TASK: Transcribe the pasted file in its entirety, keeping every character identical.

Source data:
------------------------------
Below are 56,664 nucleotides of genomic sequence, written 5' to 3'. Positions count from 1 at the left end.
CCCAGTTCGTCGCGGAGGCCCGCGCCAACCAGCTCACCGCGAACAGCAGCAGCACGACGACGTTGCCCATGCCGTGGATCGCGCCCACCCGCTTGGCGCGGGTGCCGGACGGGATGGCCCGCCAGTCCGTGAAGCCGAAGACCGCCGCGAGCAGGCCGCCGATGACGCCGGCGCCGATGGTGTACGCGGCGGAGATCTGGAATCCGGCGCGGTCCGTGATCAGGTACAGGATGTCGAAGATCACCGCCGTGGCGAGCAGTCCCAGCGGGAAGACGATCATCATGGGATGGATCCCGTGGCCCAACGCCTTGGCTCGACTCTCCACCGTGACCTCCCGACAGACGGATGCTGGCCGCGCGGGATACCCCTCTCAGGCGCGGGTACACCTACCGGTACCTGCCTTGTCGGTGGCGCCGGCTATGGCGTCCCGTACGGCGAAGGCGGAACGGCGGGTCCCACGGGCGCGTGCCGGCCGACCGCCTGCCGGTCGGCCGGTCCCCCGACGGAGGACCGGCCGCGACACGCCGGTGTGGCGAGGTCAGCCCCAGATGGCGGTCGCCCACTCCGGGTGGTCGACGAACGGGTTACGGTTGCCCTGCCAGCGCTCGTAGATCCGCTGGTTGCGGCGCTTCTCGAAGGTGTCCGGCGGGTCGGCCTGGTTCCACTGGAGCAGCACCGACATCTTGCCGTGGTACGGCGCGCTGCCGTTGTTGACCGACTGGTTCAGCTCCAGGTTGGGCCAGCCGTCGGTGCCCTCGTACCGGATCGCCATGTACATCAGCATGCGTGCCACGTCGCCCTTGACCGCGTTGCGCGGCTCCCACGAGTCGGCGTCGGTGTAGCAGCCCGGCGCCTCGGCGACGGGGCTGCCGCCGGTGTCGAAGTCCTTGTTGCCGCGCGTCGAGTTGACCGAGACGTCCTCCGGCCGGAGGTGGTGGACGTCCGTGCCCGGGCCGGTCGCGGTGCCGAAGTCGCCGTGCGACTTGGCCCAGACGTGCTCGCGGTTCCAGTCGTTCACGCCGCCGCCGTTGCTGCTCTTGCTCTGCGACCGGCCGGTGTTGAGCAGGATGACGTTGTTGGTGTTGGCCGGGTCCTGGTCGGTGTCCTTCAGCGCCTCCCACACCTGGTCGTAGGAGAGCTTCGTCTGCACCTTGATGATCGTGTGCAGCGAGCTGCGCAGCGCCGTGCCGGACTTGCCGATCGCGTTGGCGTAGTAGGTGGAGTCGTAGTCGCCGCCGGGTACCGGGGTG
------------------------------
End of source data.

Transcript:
Below are 56,664 nucleotides of genomic sequence, written 5' to 3'. Positions count from 1 at the left end.
CCCAGTTCGTCGCGGAGGCCCGCGCCAACCAGCTCACCGCGAACAGCAGCAGCACGACGACGTTGCCCATGCCGTGGATCGCGCCCACCCGCTTGGCGCGGGTGCCGGACGGGATGGCCCGCCAGTCCGTGAAGCCGAAGACCGCCGCGAGCAGGCCGCCGATGACGCCGGCGCCGATGGTGTACGCGGCGGAGATCTGGAATCCGGCGCGGTCCGTGATCAGGTACAGGATGTCGAAGATCACCGCCGTGGCGAGCAGTCCCAGCGGGAAGACGATCATCATGGGATGGATCCCGTGGCCCAACGCCTTGGCTCGACTCTCCACCGTGACCTCCCGACAGACGGATGCTGGCCGCGCGGGATACCCCTCTCAGGCGCGGGTACACCTACCGGTACCTGCCTTGTCGGTGGCGCCGGCTATGGCGTCCCGTACGGCGAAGGCGGAACGGCGGGTCCCACGGGCGCGTGCCGGCCGACCGCCTGCCGGTCGGCCGGTCCCCCGACGGAGGACCGGCCGCGACACGCCGGTGTGGCGAGGTCAGCCCCAGATGGCGGTCGCCCACTCCGGGTGGTCGACGAACGGGTTACGGTTGCCCTGCCAGCGCTCGTAGATCCGCTGGTTGCGGCGCTTCTCGAAGGTGTCCGGCGGGTCGGCCTGGTTCCACTGGAGCAGCACCGACATCTTGCCGTGGTACGGCGCGCTGCCGTTGTTGACCGACTGGTTCAGCTCCAGGTTGGGCCAGCCGTCGGTGCCCTCGTACCGGATCGCCATGTACATCAGCATGCGTGCCACGTCGCCCTTGACCGCGTTGCGCGGCTCCCACGAGTCGGCGTCGGTGTAGCAGCCCGGCGCCTCGGCGACGGGGCTGCCGCCGGTGTCGAAGTCCTTGTTGCCGCGCGTCGAGTTGACCGAGACGTCCTCCGGCCGGAGGTGGTGGACGTCCGTGCCCGGGCCGGTCGCGGTGCCGAAGTCGCCGTGCGACTTGGCCCAGACGTGCTCGCGGTTCCAGTCGTTCACGCCGCCGCCGTTGCTGCTCTTGCTCTGCGACCGGCCGGTGTTGAGCAGGATGACGTTGTTGGTGTTGGCCGGGTCCTGGTCGGTGTCCTTCAGCGCCTCCCACACCTGGTCGTAGGAGAGCTTCGTCTGCACCTTGATGATCGTGTGCAGCGAGCTGCGCAGCGCCGTGCCGGACTTGCCGATCGCGTTGGCGTAGTAGGTGGAGTCGTAGTCGCCGCCGGGTACCGGGGTG